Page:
Believe it or not, films and television programmes added to Netflix and Amazon do have a tendency to expire and no longer be there after a while; this isn’t as publicised as when the titles in question are added though. So by the time you read this there are around 50 titles disappearing from Netflix.

If you have ever wanted to watch the 2002 version of The Count of Monte Cristo then you have probably missed your chance by now. What this does mean however is that probably next week Netflix will have added a whole raft of new stuff, I say new but it will probably be a mixture of catalogue and stuff from the last year. I know that the underrated Enders Game and the superior Hunger Games: Catching Fire is due there in September, I just don’t know when.

In other Netflix news, they made industry headlines this week after signing a record 2 million per episode deal for the Joe Carnahan produced, James Spader starring show The Blacklist. That’s not 2 million for the whole first season or second, that’s 2 million per episode. Now The Blacklist is actually something people seem to enjoy and something I have wanted to see for a while, I reached out to Netflix via the magical tweeter to ask if The Blacklist was coming to the UK version too but I got nothing.

This hardly matters though because it’s Amazon pilot season again! So after Zombieland got canned and the awful The After went to series, we now have five new pilots to view and vote on as to whether they get a series or not. This time around Amazon have attracted far more talent than ever before so the pilots involve people like Whit Stillman, Steven Soderbergh, David Gordon Green, Marc Forster, Jay Chandrasekhar and American Gothic creator Shaun Cassidy.

I watched all of them except for the Whit Stillman one called The Cosmopolitans, because I just simply ran out of time. Something struck me though as I got to the end of a couple of them. When HBO or whoever send out new shows to a website for review, they usually send the first four episodes on a disc so that the writer can get a real feel for the show and decide whether it’s worth your time or not.

Amazon gives us all one episode and I often couldn’t make up my mind based on the first hour of the show alone. There have been great shows that have started really poorly and then bad shows that started really well so how can you really tell? I understand there are budget concerns etc. but it would be nice if Amazon just took the plunge and commissioned 13 episodes with confidence as Netflix has done, The After might turn out be genius and I would have no idea.  Anyway you can vote for the ones you like at the amazon website as per last time.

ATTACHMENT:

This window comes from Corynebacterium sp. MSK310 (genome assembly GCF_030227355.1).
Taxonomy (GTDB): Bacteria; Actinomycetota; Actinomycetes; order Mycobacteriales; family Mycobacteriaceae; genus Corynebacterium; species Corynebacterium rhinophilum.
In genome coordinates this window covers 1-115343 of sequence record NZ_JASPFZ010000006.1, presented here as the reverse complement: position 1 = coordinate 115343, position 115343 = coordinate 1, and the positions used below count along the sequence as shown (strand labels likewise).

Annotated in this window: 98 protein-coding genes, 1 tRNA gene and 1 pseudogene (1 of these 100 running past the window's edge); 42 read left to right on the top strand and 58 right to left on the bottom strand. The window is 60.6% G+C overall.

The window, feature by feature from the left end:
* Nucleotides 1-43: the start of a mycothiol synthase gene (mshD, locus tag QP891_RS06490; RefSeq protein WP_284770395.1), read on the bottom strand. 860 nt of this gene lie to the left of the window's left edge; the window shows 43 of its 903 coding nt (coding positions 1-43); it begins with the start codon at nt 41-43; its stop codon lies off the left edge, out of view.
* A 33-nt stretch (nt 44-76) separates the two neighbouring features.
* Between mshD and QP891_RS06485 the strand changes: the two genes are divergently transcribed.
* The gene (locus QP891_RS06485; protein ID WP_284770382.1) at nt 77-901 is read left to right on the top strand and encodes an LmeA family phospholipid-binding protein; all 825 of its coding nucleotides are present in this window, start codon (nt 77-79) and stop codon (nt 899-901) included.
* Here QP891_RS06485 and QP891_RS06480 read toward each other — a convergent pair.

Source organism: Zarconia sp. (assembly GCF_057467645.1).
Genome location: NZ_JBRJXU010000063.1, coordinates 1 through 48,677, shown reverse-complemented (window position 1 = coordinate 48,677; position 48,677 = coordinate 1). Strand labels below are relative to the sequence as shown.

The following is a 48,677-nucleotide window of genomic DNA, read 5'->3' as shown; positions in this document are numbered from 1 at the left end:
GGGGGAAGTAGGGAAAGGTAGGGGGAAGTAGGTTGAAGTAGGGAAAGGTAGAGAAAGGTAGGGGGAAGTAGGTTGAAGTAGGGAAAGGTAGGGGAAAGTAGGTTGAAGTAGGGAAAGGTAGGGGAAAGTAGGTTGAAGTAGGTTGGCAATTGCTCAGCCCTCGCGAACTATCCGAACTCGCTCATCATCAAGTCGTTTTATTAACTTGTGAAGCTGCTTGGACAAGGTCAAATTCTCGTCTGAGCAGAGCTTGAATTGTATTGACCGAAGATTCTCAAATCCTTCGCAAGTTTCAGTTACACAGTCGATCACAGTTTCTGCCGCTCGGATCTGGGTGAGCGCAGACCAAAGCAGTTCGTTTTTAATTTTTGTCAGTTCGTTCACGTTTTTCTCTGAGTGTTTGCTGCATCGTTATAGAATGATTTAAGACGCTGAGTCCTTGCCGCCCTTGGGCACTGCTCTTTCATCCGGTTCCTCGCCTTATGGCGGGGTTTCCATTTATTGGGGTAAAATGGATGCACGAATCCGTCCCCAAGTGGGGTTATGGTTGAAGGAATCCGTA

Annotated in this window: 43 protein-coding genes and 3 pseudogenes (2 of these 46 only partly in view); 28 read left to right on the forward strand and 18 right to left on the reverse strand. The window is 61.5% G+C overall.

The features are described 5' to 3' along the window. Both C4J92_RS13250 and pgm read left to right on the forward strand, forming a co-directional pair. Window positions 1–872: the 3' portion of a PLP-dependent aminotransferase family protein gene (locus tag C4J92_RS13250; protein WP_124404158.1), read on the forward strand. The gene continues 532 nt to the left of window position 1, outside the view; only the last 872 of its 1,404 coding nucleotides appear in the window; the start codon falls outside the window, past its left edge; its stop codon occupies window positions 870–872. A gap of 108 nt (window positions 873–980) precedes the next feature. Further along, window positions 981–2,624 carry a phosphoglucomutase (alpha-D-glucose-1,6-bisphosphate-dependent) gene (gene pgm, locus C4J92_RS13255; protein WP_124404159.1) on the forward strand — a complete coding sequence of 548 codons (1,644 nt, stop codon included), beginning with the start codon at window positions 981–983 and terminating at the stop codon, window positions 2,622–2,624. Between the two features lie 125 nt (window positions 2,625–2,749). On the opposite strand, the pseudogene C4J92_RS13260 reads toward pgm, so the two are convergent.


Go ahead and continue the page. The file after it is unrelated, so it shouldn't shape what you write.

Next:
Slim pickings again this week apart from the above but the highlights are below, enjoy!


Anchorman 2: The Legend Continues (2013)

If you were such a fan of the first movie that lines from it find their way into your everyday speech, then chances are you already own this and are memorising lines from the sequel. Other people declared it pretty bad and the truth is, it’s not bad, it’s actually pretty damn great but the problem is it’s around 40 minutes longer than the first and the really great jokes are really spaced out with long stretches of minor to no chuckles and more plot than the first.

Therefore it feels less funny than the original which is not the case as the pacing is just off. Amongst the highlights here are Ron Burgundy’s adventures into an interracial relationship, his son, their adopted shark and of course Steve Carrell’s Brick Tamland. The fight scene echoing the first film’s most notable moment is of course bigger but fails to be as hilarious and becomes more amusing for a spot-the-cameo session than the actual comedy involved. All in all this was better than a lot of comedy sequels and here you get the theatrical cut because the alternate and extended version they put on the Blu-ray really was a slog to get through.

Available on Now TV

Magic Magic

Magic Magic (2013)

After Crystal Fairy and the Magic Cactus, this was the second film that Michael Cera made in Chile with director Sebastian Silva in an attempt to change his image. Honestly though, Magic Magic is again a bit of a head scratcher.

As a portrait of a young girl losing her mind then it’s pretty on point and suitably well done, but that’s not how it was sold to us. Michael Cera essentially plays another young weasel but he’s not the bad guy that some have portrayed him as playing here, when things turn a down a dark path, he is just as confused as the rest of the characters. The good news is that here Juno Temple again proves she really is a great actress with a compelling portrait of a troubled and paranoid soul.

There was a chance here to do a kind of South American Wicker Man but this isn’t where Silva’s interests lie, he is more interested in vague hints as to the cause of the breakdown which really doesn’t go anywhere and pregnant pauses that never make the full nine months. If you haven’t heard anything previously about this then you might gain some enjoyment from the lead performance but do not head into this thinking it’s a horror film because you’ll be double disappointed.

Available on Now TV

Violet & Daisy 3

Violet and Daisy (2011)